I gave a talk at Gartner AADI, US going over the need for organizations to become good at software (you know, our usual thing at Pivotal) and some thinking we have about the three pillars of becoming a software defined business (software defined delivery, DevOps, and microservices) as well as the “contracts and promises” way of looking at what Pivotal Cloud Foundry does. I manage to jam it all into 30 minutes. Here’s the abstract:
If software is eating the world, software capability is the disruptor’s advantage and the disrupted’s vulnerability. Continuous Delivery, Microservices and DevOps are three labels that describe aspects of the same phenomena; the principles and practices of high performing organizations that deliver highly available software, rapidly, at scale. This presentation catalogs the capabilities that allow organizations to move quickly, reliably and economically in an end-to-end infrastructure-to-application platform; these Cloud Native advantages outlined as promises and contracts.
In addition to the slides, check out the video recording from Gartner, they’ve got them a fancy interface with the video and slides they gots!
This is an update of my donkey talk that I’ll be giving at DevOpsDays Charlotte next week.
I’m doing a series of webinars based on my cloud native journey blog series, see the slides above (once the recording posts, I’ll embed it here as well!).
The gist of this series is my collection of advice on getting your cloud strategy right, mostly for large organizations. It starts with defining why you’d care (custom written software can now be used as a core competitive advantage, like never before), what the goals are (getting good at custom software development and delivery), and then gives advice across three different phases (greenfield, legacy, and organization transformation), or parts of the “maturity cycle” (a phrase I didn’t really use in the series).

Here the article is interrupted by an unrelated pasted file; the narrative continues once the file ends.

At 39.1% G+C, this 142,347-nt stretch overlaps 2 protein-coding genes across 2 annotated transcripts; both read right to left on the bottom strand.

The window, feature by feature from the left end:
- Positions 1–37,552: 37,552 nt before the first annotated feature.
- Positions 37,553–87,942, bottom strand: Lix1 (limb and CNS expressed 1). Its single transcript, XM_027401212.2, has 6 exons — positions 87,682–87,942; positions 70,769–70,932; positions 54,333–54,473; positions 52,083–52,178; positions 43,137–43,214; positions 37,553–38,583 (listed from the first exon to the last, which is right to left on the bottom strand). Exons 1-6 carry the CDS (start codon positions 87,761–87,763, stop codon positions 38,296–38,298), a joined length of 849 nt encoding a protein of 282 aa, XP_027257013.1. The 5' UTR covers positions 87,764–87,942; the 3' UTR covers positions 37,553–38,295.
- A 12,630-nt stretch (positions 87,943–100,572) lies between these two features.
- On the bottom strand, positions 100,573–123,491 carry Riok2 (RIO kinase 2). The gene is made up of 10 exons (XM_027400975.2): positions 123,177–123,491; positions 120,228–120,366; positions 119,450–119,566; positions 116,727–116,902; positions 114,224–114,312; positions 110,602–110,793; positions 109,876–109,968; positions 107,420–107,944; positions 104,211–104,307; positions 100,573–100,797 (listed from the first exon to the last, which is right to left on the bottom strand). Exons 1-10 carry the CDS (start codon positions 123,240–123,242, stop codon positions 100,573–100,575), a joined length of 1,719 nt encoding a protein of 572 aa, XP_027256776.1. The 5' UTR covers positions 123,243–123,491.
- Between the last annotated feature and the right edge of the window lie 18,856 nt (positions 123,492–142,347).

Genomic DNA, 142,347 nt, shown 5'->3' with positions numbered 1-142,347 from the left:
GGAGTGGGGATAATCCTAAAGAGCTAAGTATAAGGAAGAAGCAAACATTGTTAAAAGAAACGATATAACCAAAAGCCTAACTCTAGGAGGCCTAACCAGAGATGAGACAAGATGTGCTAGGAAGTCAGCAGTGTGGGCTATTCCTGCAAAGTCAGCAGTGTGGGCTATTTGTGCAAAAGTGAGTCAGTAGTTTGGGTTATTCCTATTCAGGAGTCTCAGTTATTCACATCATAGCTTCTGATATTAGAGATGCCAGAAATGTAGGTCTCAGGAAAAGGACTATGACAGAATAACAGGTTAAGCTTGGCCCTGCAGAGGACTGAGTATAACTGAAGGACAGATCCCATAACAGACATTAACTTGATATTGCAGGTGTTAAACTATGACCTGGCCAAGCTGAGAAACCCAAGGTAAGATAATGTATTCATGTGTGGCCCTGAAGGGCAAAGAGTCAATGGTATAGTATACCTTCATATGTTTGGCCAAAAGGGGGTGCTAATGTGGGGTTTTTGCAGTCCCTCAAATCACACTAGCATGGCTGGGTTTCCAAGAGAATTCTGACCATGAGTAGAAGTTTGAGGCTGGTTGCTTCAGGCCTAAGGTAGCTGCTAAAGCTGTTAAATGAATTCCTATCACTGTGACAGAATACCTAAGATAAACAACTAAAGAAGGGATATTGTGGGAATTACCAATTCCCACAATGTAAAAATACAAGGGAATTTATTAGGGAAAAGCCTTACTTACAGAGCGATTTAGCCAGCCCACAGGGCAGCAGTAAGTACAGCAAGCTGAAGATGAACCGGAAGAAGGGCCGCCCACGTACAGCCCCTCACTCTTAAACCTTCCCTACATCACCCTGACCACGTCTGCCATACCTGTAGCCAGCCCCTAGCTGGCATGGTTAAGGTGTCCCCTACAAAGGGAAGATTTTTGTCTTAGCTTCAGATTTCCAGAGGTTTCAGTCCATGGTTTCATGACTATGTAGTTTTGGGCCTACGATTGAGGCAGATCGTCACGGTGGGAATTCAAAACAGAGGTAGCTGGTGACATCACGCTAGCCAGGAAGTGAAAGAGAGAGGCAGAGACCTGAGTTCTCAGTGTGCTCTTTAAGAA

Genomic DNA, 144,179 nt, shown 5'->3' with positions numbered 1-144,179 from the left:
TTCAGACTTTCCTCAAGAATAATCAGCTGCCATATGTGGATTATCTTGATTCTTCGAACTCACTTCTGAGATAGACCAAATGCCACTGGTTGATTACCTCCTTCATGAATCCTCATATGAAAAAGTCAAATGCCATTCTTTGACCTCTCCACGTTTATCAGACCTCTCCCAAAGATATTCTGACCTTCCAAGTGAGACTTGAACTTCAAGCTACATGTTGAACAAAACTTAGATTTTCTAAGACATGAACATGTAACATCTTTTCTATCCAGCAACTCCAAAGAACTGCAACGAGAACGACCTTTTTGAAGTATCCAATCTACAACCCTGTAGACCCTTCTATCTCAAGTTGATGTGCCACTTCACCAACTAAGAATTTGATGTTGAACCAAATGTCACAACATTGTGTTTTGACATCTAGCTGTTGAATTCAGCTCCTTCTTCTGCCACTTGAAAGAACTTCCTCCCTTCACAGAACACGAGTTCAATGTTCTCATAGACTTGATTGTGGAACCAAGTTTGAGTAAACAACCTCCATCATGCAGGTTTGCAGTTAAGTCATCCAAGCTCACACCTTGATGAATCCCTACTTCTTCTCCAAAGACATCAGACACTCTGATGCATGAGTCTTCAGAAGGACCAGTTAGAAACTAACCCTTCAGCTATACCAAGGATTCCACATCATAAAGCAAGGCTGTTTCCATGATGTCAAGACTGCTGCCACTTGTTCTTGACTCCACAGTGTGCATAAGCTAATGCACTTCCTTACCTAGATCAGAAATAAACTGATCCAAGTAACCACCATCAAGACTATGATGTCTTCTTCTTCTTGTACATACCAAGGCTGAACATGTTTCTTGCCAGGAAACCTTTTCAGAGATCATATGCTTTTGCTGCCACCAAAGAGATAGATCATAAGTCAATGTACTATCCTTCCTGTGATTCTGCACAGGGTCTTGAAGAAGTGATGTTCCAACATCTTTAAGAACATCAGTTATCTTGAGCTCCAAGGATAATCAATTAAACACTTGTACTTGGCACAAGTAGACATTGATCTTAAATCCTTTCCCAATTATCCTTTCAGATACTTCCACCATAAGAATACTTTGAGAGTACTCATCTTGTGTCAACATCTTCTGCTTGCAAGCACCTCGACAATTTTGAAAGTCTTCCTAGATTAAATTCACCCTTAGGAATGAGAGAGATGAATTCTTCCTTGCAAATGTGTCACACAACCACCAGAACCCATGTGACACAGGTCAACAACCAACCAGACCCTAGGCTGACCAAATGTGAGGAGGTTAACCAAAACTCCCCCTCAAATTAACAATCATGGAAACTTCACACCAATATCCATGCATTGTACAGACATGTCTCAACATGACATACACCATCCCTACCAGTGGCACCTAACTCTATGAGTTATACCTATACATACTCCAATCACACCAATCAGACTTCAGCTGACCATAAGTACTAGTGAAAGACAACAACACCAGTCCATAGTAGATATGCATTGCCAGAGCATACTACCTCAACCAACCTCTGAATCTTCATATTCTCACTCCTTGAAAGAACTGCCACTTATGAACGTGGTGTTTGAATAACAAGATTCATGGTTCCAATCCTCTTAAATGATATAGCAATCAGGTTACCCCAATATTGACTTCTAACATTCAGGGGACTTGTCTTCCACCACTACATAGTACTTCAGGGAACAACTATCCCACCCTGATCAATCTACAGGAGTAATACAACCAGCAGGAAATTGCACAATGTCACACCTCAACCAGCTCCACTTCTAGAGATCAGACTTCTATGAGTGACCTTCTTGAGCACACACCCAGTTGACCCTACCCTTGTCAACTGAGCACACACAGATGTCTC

Check out the first webinar on Nov. 5th at noon central, with two more coming in December, on the 1st and then the 15th.
I update this talk each time I give it, here’s a slight update:
See the Slideshare page to download them.
The recording for my talk at DevOpsDaysDays Chicago is up. As I mention in the opening, it has some material from my previous talks but is also pretty updated with new tips and tricks, as it were.
Here’s the slides if you like that sort of thing.
(And, here’s the clown zombie, from Day of the Dead.)
While I was up in Chicago, I was asked to give a talk at the Cloud Foundry meetup. Cedric volonteered out of the blue to record it, so there’s this lovely recording:
Here’s the abstract for the talk:
No matter what, you end up with a platform – the collection of tools, practices, and services you use end-to-end to develop, deploy, and run your application. Many people aren’t conscious of this fact and end up with an ‘accidental platform. All I’d like to accomplish with this talk is convince you that you should definitely be conscious of the platform you’re building and make sure it’s not just an accidental one.
Check out the slides as well if you’re interested.
A few weeks back I was on a panel for a Solarwinds conference (done all online, in Solarwinds style, of course). Check out the recording a above (or just a 1 minute excerpt if you don’t have time). There’s also an article covering the discussion.
For some reason we started talking a lot about QA, which was odd, but turned out to be interesting. The audience for this was made up of Solarwinds custoners who are not exactly the types in charge of managing custom written software (my primary criteria for “should you care about DevOps), but from the live-chat there were some…and a pretty broad interest in the topic, in addition to complaining about Windows patching and n00bz users. You know, real sysadmin stuff.
Hopefully they’ll have the recording of the DevOps panel I was on up soon.
thwackCamp 2015 – [Industry Experts Panel] DevO… | thwack